Sunday, October 25, 2009

Jubilation XXV by Amouage.

I've often held fantasies of being fantastically wealthy. These are guilty fantasies because I like to downplay the importance of money as much as possible - deep down I do believe that materialism obstructs more happiness than it creates. But still the less dogmatic, less mature side of me occasionally envisions a future of sizable, if not infinite, wealth.

Jubilation XXV could be said to represent such a fantasy. It is the fragrance equivalent of Uncle Scrooge's giant vat of gold coin's from Duck Tales. It is simply full of opulent ingredients: a very striking frankincense, gaiacwood, ambergris, oud, musk - and spices like cinnamon and clove, ad sweet smelling honey and orange and rose - it is basically a lot of perfume in one single perfume. It dries down to a very comfortable, dark, rich scent. But before this it fizzes. Fizzes very strangely, right in the back of your nose. Like when you take the first sip of freshly poured champagne. After that it sparkles. Like gold. I assume this is what they were trying to evoke - images of lavish, high-society parties with all the trimmings of a financially over-zealous existence.

Which is essentially the problem with the fragrance: it's trying to smell rich. It's trying to evoke wealth, and the moment you detect the attempt at something is the moment you doubt its sincerity. Which is odd. Because it is rich and it is opulent and it is stupidly expensive ($245 US for 50ml), but by giving away that hint of effort to appear this way it ends up undermining it all. Because a truly wealthy fragrance would never go out of its way to appear wealthy - much like an accomplished fighter doesn't start fights in front of kebab shops - knowing they have nothing to prove, they forgo their insecurity.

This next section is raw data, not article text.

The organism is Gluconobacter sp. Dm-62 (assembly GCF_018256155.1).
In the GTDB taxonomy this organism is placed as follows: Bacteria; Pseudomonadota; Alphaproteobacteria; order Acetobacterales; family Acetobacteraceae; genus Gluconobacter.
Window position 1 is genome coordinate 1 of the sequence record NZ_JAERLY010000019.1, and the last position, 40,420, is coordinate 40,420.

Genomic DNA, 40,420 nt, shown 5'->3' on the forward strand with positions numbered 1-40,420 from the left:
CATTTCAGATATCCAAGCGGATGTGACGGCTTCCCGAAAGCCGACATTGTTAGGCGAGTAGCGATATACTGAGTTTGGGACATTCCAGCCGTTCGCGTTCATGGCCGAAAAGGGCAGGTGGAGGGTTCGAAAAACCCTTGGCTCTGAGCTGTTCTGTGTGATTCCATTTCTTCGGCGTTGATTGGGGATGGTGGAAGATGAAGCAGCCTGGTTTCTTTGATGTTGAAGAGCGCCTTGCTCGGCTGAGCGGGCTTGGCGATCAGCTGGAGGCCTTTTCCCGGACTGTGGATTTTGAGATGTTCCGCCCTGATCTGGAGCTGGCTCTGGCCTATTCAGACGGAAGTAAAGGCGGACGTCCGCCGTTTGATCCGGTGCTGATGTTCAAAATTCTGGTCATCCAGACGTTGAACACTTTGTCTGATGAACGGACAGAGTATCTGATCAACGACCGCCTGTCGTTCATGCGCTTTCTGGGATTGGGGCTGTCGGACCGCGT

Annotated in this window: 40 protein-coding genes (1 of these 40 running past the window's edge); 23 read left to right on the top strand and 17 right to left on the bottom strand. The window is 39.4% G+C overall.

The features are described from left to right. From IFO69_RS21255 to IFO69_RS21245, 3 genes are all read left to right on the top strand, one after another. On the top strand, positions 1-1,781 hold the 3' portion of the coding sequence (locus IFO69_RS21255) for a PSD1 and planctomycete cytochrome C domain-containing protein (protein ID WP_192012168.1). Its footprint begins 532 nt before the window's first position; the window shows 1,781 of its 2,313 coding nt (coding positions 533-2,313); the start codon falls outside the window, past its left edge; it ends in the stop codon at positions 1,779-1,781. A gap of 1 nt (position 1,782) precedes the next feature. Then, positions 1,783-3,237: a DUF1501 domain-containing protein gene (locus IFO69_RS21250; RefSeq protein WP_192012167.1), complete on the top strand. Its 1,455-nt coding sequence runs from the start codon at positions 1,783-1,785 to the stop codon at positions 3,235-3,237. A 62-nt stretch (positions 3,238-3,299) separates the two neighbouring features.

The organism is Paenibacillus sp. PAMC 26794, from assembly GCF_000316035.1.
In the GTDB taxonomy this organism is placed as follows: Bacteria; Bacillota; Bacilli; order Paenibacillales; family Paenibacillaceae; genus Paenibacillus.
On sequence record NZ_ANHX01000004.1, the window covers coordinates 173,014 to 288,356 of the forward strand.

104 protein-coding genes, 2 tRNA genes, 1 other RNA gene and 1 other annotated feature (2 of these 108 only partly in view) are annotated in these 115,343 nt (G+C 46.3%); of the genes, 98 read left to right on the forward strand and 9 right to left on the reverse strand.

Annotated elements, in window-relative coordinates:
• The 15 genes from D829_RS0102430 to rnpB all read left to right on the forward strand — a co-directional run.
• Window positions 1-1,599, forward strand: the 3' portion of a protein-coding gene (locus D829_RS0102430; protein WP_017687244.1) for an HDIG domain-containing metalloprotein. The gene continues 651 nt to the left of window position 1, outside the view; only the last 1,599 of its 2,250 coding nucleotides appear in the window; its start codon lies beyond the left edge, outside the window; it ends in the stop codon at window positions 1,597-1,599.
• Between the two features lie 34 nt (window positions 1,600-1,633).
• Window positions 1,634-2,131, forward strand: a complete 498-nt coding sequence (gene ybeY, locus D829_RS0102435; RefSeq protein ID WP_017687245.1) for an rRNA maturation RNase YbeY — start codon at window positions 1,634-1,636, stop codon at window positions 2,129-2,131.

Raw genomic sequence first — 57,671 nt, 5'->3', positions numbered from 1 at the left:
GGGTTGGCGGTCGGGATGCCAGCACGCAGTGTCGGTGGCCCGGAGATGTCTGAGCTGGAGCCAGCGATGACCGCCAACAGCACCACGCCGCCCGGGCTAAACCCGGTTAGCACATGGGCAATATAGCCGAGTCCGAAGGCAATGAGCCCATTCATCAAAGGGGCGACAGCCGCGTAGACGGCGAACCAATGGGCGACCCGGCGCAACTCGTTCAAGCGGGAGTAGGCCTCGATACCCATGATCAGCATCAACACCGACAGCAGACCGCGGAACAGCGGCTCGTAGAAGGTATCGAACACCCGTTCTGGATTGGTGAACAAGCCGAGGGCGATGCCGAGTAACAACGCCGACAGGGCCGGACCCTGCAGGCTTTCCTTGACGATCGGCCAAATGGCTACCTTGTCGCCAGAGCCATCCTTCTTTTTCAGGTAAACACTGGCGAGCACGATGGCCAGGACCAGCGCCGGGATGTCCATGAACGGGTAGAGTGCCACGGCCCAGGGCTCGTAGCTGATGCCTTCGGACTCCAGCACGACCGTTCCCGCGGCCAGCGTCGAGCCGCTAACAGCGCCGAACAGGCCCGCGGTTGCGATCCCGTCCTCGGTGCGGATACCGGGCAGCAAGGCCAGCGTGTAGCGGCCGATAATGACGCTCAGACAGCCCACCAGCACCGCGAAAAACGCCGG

As beautiful and as well crafted as it is, I think it's a rather idiotic fragrance to actually wear, as it suggests immediately: this is who I want to be. Of course, all perfume does this to an extent, but usually its ideals are connected to character or personality or sexual archetype - we want to smell professional or sexually mysterious or playful or such. By smelling like Jubilation XXV you admit to a kind of superficiality in which your ideals don't even have personality traits, just wealth. They are merely wealthy mannequins, their arms positioned they best they can to sip, but the champagne just cascading over their plastic lips and staining the expensive fabric which covers their nipple-less chests.

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